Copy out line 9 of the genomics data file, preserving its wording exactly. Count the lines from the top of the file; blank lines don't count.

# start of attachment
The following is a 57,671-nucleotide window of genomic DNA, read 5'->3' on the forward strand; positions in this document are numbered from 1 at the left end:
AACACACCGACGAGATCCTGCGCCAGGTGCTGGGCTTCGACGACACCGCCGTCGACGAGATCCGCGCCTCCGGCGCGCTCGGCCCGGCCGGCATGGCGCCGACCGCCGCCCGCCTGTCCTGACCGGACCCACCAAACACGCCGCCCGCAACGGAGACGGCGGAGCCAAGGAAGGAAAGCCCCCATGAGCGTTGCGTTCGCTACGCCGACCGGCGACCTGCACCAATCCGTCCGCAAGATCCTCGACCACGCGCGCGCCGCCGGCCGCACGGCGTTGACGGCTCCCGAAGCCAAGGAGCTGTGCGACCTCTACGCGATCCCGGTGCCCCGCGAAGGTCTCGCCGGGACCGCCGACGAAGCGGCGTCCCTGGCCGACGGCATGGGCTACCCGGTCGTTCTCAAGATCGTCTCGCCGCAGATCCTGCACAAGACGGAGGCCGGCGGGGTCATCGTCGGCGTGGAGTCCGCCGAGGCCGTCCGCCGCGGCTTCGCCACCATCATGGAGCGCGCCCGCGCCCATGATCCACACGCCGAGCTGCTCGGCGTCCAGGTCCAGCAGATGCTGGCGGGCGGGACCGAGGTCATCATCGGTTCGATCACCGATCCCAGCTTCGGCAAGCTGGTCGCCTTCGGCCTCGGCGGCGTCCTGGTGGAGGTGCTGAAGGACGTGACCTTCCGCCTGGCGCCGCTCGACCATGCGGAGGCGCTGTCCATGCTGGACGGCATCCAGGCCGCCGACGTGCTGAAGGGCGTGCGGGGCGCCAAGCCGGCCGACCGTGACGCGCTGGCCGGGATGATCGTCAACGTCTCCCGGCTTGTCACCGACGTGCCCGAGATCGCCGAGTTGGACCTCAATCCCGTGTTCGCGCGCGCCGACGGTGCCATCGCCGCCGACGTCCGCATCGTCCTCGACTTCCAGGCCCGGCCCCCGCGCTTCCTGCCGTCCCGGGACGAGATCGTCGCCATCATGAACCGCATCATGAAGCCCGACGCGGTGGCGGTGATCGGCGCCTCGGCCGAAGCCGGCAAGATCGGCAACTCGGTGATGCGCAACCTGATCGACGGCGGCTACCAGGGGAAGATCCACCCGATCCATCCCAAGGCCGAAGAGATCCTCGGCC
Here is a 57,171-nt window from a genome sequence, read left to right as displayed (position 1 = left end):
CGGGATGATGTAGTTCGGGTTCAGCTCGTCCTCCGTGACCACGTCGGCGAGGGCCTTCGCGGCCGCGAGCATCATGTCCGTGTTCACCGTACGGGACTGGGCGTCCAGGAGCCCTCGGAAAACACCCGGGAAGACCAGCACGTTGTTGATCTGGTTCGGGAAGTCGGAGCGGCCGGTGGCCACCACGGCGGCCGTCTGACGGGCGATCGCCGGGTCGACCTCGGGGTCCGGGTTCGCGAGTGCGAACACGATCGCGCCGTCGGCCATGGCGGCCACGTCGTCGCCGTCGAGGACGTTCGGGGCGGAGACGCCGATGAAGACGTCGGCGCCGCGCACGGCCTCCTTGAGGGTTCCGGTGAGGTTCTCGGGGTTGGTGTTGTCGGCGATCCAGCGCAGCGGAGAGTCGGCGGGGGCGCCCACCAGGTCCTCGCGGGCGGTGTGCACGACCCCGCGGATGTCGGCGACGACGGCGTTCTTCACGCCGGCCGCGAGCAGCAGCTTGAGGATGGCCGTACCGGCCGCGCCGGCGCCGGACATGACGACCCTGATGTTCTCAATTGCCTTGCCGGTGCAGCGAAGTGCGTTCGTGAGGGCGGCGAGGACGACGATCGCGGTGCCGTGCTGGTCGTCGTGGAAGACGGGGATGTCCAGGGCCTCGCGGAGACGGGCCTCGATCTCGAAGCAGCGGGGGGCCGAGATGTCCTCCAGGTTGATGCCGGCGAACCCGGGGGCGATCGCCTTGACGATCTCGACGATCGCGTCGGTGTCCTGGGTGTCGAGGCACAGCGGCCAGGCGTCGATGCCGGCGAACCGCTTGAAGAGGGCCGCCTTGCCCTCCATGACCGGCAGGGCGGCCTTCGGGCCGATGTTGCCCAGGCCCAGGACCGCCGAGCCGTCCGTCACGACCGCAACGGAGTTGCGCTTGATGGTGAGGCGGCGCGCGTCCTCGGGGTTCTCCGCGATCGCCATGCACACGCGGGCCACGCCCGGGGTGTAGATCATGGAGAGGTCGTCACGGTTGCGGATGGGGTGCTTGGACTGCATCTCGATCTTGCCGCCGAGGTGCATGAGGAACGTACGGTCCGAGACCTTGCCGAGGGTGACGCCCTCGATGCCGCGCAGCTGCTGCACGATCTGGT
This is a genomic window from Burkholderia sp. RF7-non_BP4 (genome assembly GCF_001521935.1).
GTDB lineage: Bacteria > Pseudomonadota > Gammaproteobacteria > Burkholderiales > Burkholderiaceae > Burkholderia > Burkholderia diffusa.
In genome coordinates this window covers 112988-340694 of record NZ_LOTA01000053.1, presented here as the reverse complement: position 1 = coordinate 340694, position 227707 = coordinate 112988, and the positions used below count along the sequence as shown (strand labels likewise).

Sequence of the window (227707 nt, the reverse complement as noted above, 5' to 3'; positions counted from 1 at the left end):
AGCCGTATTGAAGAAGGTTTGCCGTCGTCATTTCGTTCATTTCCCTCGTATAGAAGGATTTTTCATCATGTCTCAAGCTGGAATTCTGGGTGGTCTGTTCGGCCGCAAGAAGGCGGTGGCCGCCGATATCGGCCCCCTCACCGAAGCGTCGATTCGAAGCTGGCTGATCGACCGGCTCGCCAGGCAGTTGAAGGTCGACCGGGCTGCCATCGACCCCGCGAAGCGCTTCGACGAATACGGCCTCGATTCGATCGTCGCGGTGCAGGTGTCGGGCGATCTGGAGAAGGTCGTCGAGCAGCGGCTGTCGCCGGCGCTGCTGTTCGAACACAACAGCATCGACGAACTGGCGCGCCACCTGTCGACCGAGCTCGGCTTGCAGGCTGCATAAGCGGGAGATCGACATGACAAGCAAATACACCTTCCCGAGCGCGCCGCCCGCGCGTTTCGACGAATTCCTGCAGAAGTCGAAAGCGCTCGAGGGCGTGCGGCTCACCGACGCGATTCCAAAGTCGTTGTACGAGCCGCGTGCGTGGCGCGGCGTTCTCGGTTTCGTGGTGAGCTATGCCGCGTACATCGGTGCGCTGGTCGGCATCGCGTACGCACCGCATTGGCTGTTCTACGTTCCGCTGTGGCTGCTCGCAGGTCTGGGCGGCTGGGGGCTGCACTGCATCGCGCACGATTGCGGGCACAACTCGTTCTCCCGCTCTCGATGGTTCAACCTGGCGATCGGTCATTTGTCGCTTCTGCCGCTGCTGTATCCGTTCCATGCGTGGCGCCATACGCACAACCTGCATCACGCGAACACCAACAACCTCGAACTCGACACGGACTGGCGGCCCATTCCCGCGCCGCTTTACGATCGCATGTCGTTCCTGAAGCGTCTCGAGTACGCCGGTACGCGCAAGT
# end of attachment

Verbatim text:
AGCCGTATTGAAGAAGGTTTGCCGTCGTCATTTCGTTCATTTCCCTCGTATAGAAGGATTTTTCATCATGTCTCAAGCTGGAATTCTGGGTGGTCTGTTCGGCCGCAAGAAGGCGGTGGCCGCCGATATCGGCCCCCTCACCGAAGCGTCGATTCGAAGCTGGCTGATCGACCGGCTCGCCAGGCAGTTGAAGGTCGACCGGGCTGCCATCGACCCCGCGAAGCGCTTCGACGAATACGGCCTCGATTCGATCGTCGCGGTGCAGGTGTCGGGCGATCTGGAGAAGGTCGTCGAGCAGCGGCTGTCGCCGGCGCTGCTGTTCGAACACAACAGCATCGACGAACTGGCGCGCCACCTGTCGACCGAGCTCGGCTTGCAGGCTGCATAAGCGGGAGATCGACATGACAAGCAAATACACCTTCCCGAGCGCGCCGCCCGCGCGTTTCGACGAATTCCTGCAGAAGTCGAAAGCGCTCGAGGGCGTGCGGCTCACCGACGCGATTCCAAAGTCGTTGTACGAGCCGCGTGCGTGGCGCGGCGTTCTCGGTTTCGTGGTGAGCTATGCCGCGTACATCGGTGCGCTGGTCGGCATCGCGTACGCACCGCATTGGCTGTTCTACGTTCCGCTGTGGCTGCTCGCAGGTCTGGGCGGCTGGGGGCTGCACTGCATCGCGCACGATTGCGGGCACAACTCGTTCTCCCGCTCTCGATGGTTCAACCTGGCGATCGGTCATTTGTCGCTTCTGCCGCTGCTGTATCCGTTCCATGCGTGGCGCCATACGCACAACCTGCATCACGCGAACACCAACAACCTCGAACTCGACACGGACTGGCGGCCCATTCCCGCGCCGCTTTACGATCGCATGTCGTTCCTGAAGCGTCTCGAGTACGCCGGTACGCGCAAGT